Where next?

Patricia Rich, Internal Family Systems (IFS) Trainer and Therapist describes Self-led sex as Spacious, Savouring, Sensual, Satisfying, Sensitive and Safe, and in my experience the more of this type of sex is experienced the more vulnerable parts come up to be seen and an inner dance of self leadership and growth unfolds.

I’ve still got a long personal journey with really deepening my understanding of Self-led sex and the potential for personal transformation and there may be many others out there who understand this much better than I do.

For now what I find really important is that we’re having conversations about these topics and taking the time to prioritise ourselves and our bodies and our sexual experiences as a vessel for transforming our culture and how we relate to the world.

Understanding the art form of how to pace the unfolding depth of intimacy and creativity possible in our lives and unpicking who we’ve been told we ought to be requires deep work, time, attention and lots of emotional and relational processing as we build resilience and inner harmony

Where the balance point lies where we can fully embrace our parts, including those that are still burdened and wounded whilst stepping into a full and expansive expression of ourselves in our lives I am still to feel fully in my body and look forward to the visceral experience of that level of embodied integration one day on this path.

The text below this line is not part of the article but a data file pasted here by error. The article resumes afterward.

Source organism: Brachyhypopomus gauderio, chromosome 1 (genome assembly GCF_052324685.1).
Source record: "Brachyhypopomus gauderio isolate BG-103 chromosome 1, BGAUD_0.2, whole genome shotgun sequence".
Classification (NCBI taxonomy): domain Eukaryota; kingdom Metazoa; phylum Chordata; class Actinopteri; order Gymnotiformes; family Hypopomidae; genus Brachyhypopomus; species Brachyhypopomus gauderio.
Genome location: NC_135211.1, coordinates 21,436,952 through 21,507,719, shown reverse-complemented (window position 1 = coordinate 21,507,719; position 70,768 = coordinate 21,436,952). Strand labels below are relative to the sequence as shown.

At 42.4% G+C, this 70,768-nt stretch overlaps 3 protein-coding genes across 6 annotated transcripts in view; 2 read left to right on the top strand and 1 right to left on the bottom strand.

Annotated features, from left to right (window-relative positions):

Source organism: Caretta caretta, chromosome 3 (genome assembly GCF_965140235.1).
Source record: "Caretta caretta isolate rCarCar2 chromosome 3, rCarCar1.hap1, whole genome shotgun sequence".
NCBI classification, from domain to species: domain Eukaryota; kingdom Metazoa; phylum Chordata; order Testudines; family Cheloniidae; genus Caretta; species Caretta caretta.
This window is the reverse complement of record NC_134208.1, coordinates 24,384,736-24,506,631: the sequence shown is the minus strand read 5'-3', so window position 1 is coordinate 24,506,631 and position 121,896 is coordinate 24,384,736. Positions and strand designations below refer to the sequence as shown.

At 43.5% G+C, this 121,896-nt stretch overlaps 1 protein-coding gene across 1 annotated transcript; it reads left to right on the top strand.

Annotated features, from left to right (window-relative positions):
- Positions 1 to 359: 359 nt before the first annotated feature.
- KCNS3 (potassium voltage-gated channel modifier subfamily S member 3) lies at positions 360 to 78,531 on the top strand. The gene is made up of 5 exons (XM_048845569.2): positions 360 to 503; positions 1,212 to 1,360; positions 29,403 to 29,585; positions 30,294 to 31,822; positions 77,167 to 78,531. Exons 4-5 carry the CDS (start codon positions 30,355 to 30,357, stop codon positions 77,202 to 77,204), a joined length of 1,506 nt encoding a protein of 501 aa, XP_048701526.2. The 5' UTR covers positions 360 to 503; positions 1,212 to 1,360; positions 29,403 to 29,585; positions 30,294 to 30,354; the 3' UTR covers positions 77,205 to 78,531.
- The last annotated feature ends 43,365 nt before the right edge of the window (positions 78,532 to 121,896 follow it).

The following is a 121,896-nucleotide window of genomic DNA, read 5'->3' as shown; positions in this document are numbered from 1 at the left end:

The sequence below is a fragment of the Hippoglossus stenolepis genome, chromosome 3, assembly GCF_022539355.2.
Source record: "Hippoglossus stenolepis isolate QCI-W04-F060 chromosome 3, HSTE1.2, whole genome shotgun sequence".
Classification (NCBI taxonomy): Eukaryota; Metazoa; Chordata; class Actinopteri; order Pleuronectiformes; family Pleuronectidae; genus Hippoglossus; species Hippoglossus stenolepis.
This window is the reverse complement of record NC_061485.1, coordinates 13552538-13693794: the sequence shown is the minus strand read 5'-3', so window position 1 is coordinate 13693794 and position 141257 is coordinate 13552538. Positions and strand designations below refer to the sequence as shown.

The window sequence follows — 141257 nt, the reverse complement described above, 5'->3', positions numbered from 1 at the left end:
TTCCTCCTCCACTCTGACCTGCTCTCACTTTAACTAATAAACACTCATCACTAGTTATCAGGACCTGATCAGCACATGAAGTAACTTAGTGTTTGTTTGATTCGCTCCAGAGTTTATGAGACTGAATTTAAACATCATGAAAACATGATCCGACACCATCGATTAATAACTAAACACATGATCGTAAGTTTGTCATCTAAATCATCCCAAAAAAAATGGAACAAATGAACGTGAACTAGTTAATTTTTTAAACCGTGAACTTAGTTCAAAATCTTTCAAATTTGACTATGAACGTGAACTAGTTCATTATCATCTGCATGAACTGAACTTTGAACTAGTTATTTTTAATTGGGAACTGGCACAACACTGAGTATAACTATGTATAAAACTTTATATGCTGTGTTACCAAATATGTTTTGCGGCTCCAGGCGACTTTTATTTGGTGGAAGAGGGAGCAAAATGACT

In the meantime, I’m not advocating a large counter-culture movement around sexual liberation like we saw in the 60’s. Rebellion isn’t integration.

I am advocating self awareness, personal development, self compassion and the openness to the possibility that we can create massive change in the outside world by simple and profound changes in our internal energetic systems that serve to unlock our potential, our creativity, our capacity for sexual mobilisation, interpersonal connection and personal power.

I invite you to fall in love with all parts of yourself and come together to realise yourself as the change-maker that you are. 

With Care and Respect to all parts of you, those on the surface and those yet to be discovered

Emma K Harper


I am passionate about Healthy Sexual Expression, as a critical component of good overall health.

As an IFS informed Sex Educator, Psychosexual Somatics® Therapist and Sexual Empowerment Coach, I am a strong advocate for open and transparent conversations about sex. My work is to support conscious, sexual adults to re-educate themselves about sex and take their sexual and interpersonal development to the next level. Sexual aspects of ourselves become split off or blocked by shame and fear due to the nature of our culture or personal trauma and I champion the creation of spaces which support reintegration of these critical aspects of ourselves for a more connected life.

Learning healthier ways of intimate relating supports deeper inter and intra personal connection and safer sex for everyone. For a trauma-informed approach to healthy sexual relating, Discover your Sexuality, Integrity, Freedom at





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"Curious, compassionate, wise, and enthusiastic are words I'd use to describe Emma.  I've been so blessed to know her and to evolve in her presence.  I'm grateful for her many contributions to my aliveness!"

Yum Van Vechten